A brief history of me running:
I’m 7 years old, walking up to my grandparents’ place (this was before my paternal grandmother passed away). The house is a 7-minute walk from where I live, and we’ve done this many times before. Dad is not too far behind me. I skip along merrily towards the house, and that’s when I hear the rattle of chains, a feral barking, and I see a dog bolting for me.
I ran like hell.
I’m 11 years old, and it’s P.E. lesson on a weekday morning. I had some coconut biscuits for breakfast, and I can feel the weight of it in my belly, the taste of it at the back of my throat. Our class teacher, who, by default, was also our P.E. teacher, had us do a lap around the school field (400m) after some warm-ups. Then we get into pairs to play some badminton.
I hold up the shuttlecock, ready to serve, and my arms drop by my side. My class teacher looks at me, confused – until I turn to one side and throw up my breakfast on the trimmed green grass of the school field.
I’m 14 years old, and the school has decided to hold a “jogathon”, which is like a marathon, but much shorter. Our trail takes us through the local park, and I had a deal with a friend that we’ll just walk along at a brisk pace for the whole trail. My friend, sure of his capabilities of running the whole trail without stopping, left me behind. I pound my legs hard against the asphalt to try and keep up, and the strength in my legs give up while going down a hill about 3/4 of the way through.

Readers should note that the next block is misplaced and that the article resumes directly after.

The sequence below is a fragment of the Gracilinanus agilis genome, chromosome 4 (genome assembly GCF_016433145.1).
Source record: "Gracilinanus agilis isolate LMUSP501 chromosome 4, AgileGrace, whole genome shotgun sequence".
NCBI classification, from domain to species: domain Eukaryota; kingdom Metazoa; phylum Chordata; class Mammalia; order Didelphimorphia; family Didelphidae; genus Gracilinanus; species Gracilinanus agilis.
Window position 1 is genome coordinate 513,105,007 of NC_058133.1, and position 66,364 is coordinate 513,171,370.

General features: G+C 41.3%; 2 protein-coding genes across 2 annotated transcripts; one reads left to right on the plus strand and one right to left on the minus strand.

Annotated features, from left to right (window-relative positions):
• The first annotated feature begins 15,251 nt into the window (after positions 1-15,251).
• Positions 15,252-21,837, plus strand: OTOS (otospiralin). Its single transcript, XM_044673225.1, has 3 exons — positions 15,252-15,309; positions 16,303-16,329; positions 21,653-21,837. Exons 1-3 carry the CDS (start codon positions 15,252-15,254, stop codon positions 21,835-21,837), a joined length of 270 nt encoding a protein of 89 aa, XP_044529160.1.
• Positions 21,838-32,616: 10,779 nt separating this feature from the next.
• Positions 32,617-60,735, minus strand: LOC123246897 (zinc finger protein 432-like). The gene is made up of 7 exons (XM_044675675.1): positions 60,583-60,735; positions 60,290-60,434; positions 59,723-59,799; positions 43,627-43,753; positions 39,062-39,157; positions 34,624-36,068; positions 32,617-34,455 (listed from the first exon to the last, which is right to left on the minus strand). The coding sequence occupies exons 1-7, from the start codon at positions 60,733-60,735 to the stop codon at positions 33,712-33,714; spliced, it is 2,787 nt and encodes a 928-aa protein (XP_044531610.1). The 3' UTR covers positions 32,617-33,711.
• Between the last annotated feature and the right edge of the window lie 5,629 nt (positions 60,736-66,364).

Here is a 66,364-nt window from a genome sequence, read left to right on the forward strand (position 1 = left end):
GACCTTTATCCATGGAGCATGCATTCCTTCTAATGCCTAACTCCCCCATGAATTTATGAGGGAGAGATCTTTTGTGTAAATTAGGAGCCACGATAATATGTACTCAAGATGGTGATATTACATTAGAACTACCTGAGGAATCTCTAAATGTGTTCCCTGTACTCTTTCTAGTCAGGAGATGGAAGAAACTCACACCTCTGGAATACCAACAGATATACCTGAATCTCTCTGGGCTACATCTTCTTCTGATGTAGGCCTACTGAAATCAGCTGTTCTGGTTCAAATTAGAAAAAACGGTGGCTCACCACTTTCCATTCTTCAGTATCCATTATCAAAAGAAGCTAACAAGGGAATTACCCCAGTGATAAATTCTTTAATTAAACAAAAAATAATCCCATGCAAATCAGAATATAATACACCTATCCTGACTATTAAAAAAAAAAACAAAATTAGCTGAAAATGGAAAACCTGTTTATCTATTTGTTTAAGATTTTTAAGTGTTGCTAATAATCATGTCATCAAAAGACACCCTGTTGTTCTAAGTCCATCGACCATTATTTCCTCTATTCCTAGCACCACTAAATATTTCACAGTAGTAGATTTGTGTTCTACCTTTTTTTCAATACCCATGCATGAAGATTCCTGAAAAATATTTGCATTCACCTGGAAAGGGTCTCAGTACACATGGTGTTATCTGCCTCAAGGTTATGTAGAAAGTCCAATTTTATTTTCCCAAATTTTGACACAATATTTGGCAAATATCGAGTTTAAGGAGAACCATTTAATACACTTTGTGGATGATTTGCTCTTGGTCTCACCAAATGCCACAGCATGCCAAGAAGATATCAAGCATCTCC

It was a long while before I got up and dragged myself through the last quarter.
I’m 18 and straight out of National Service, intent on getting fit once and for all. I wake up at 7 in the morning, while the sun is still brightening up the sky in pink and purple hues, and I do 20 laps around the local playground. I feel the fire in my lungs, the mercury in my legs, the sweat like a crown of glory that I wear over my brow.
On the journey downhill, back to my house, I have to stop and lean against a pole. The burning feeling in my chest feels vaguely familiar. I then turn around and heave the apple I had for breakfast into the drain.
I’m 23 and my mom has bought a condominium unit. Since the utilities are being paid for, it makes sense for me to make use of the gym, even if we’re not living there. I become quite fascinated with the treadmill, and set it to “burn calories” mode for 5 minutes. By the time I stagger off the machine, my legs feel like jelly.
But at least I didn’t throw up. Or I didn’t until the month after.
I’m 23, and I’m back on the treadmill for the 4th month and counting now. I hit “quick start”, because “burn calories” take too much time to get started. I run – not 5 minutes, not 15 minutes, but 30 freakin’ minutes – with 5-minute breaks in between each sprint – and for the first time, I think I may actually be able to run properly.
My legs are sore at the end of the day, and mostly feel like they’re in need of a good masseuse. But that’s okay.
That’s completely okay.